Epcot’s annual food and wine festival, which began July 14, will span a whopping three months through Nov. 19, and will again feature exclusive foods, drinks and events at Walt Disney World.
The food and wine festival, in its 26th year, has come a long way from the first version, which ran Sept. 28-Oct. 27, 1996. Disney’s premise at the time was to have each pavilion in the park’s world showcase present and sell food and drinks from that particular country. And like so many other projects at the theme park, it has grown over time.
During the first few years, the festival’s timeline was in a monthlong format, but in 2004, its duration began to slowly expand. By 2018, the event spanned two months.
“There were so many snacks and drinks to try from all around the world, they were all so good,” said Adrianna Eldridge, a Disney fan who attended the festival in 2018. “I absolutely recommend it to anyone visiting during that time.”
The last two years, amid the COVID-19 pandemic, the festival opened in the summer and ran till winter. Along with its lengthy operation, the festival has been through other modifications, beginning with its restricted return in 2020 amid various health and safety protocols.
While other events such as Mickey’s Not So Scary Halloween party were canceled that year, Disney rolled out the food and wine festival, albeit with some major changes. That festival, in fact, would become the longest ever, running from July 15-Nov. 22. To avoid overflow crowds, several of the pavilions were not open that year, and all concerts and musical acts — including the popular Eat to the Beat show — were removed.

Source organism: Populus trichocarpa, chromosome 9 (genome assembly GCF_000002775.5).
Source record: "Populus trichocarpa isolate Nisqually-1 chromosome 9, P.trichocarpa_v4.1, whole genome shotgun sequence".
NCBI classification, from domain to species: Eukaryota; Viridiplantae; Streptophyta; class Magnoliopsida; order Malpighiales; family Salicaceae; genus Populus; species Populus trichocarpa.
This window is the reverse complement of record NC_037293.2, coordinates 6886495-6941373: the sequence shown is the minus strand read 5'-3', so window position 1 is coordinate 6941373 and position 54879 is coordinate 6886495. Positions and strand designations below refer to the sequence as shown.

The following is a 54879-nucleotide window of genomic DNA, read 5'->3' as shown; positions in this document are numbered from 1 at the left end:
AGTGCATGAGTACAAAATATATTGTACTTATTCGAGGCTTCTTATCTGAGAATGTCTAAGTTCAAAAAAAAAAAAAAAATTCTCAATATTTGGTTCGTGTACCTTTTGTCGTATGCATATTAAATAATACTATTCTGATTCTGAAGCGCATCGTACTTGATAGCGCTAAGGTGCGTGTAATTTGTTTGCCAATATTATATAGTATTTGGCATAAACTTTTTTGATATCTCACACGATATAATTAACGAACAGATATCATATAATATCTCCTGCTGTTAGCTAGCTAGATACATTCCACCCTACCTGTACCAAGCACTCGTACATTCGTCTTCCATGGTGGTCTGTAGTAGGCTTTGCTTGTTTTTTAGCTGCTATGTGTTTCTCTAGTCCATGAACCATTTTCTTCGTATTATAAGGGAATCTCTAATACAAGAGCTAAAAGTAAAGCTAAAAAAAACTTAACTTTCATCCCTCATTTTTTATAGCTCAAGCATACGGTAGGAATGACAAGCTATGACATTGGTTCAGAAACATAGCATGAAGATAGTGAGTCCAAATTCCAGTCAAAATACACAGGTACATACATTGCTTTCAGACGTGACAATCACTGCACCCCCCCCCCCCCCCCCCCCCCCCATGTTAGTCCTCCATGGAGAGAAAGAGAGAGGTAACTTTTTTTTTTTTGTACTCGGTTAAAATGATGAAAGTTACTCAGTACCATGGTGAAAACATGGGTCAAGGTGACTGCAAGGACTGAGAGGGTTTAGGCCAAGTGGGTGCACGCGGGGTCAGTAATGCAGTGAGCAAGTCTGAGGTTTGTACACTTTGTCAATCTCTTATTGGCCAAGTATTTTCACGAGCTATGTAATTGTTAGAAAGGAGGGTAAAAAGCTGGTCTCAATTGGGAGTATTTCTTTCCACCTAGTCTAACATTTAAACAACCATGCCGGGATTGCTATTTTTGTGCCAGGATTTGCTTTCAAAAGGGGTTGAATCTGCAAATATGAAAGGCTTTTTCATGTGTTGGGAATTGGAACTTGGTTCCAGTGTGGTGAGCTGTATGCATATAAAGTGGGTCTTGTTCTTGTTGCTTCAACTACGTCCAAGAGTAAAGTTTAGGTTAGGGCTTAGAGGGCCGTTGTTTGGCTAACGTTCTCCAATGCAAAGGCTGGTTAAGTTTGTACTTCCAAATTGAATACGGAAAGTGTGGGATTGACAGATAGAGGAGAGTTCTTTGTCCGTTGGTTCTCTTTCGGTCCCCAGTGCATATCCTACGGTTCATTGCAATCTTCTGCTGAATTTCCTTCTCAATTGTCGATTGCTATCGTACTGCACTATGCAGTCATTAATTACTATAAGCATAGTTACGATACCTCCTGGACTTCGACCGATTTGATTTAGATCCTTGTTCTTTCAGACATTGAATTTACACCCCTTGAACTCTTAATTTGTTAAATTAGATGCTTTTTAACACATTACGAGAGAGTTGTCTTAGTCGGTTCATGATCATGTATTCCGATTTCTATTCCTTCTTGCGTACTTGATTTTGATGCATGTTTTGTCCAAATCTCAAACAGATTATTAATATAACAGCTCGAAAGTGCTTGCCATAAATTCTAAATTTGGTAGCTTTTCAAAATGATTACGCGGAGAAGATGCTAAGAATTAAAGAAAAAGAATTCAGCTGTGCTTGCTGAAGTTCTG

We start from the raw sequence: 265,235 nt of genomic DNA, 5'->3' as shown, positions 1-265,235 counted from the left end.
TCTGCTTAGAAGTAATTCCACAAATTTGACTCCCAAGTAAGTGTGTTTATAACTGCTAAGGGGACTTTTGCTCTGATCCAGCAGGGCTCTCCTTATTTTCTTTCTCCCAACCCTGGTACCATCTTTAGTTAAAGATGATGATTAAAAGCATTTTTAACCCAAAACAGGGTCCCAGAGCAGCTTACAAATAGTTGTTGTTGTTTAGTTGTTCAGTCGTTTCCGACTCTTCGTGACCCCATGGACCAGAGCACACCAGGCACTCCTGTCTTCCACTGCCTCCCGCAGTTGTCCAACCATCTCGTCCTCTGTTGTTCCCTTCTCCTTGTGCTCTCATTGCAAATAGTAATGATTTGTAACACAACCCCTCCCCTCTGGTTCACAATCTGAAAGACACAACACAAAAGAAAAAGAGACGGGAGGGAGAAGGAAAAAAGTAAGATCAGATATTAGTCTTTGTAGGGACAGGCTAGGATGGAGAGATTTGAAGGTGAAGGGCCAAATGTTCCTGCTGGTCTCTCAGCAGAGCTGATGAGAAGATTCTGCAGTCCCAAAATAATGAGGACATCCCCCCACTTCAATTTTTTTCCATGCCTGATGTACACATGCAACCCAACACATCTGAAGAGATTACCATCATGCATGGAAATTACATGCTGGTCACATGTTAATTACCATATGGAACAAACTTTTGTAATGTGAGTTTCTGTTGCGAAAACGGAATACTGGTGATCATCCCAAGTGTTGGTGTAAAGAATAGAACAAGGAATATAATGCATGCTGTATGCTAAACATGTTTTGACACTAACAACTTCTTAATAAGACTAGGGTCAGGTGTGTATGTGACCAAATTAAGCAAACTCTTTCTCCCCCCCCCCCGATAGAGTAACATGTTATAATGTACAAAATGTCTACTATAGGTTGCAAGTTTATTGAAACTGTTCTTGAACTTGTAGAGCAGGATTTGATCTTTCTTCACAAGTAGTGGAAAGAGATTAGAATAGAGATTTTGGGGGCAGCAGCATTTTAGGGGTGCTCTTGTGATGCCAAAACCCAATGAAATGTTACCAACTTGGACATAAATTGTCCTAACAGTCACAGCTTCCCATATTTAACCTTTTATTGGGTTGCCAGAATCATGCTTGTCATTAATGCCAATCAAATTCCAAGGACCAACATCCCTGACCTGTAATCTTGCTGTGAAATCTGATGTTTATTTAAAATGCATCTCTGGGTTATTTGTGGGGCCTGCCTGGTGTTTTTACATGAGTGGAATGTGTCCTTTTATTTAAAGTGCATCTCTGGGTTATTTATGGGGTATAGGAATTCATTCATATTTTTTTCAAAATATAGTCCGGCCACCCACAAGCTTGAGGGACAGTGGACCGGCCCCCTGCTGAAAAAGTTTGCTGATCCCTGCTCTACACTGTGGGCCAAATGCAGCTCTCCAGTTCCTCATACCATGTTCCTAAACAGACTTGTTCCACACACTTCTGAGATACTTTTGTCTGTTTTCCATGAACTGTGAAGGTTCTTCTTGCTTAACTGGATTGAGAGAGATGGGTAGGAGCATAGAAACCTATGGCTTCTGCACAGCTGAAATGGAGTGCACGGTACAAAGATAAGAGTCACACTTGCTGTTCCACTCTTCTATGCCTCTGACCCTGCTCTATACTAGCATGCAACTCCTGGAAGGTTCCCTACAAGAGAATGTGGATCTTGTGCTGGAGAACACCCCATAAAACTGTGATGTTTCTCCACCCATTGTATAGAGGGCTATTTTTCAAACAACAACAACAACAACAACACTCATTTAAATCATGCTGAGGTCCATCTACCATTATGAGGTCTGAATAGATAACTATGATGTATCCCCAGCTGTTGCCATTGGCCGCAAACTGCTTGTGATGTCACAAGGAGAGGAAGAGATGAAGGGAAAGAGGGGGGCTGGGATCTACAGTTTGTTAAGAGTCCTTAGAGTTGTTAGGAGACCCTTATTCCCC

But in 2021, the festival took small steps toward normalcy. There were less restrictions, and larger crowds attended. Eat to the Beat was still on hold, and up-close cooking demonstrations and classes did not return, but there was some live music as Disney continued to live within protocols.
This year’s festival is a different story. After its opening this month, the pictures and posts by Disney fans and influencers across social media show crowds are plentiful. Eat to the Beat is set to return, along with several food booths that have been missing.
This year’s festival will feature more than 25 different booths in its global marketplace, spanning six continents. These include old favorites like the Mexico and France booths as well as its newest booth, the Fry Basket, that offers French fries and yuca fries with various dipping sauces.
Along with the classic scavenger hunt activities like Emelie’s fromage montage, there will also be a new hunt available during the Halloween season. Pluto’s Pumpkin Pursuit will run from Sept. 29-Oc. 31, and will invite guests of all ages to locate character-inspired pumpkins hidden around Epcot.
There will be several merchandise collections this year including the classic festival logo collection, the chef Mickey and Minnie Mouse collection, and the chef Figment collection. Each one has its own set of souvenirs that include aprons, kitchenware and pins.
Earlier this month, Disney announced that Princess Tiana would have her own merchandise collection for the first time at the festival, including kitchenware and apparel with illustrations inspired. The announcement came just weeks after Disney announced the launch year for Splash Mountain’s Princess and the Frog re-theme, Tiana’s Bayou Adventure at Magic Kingdom.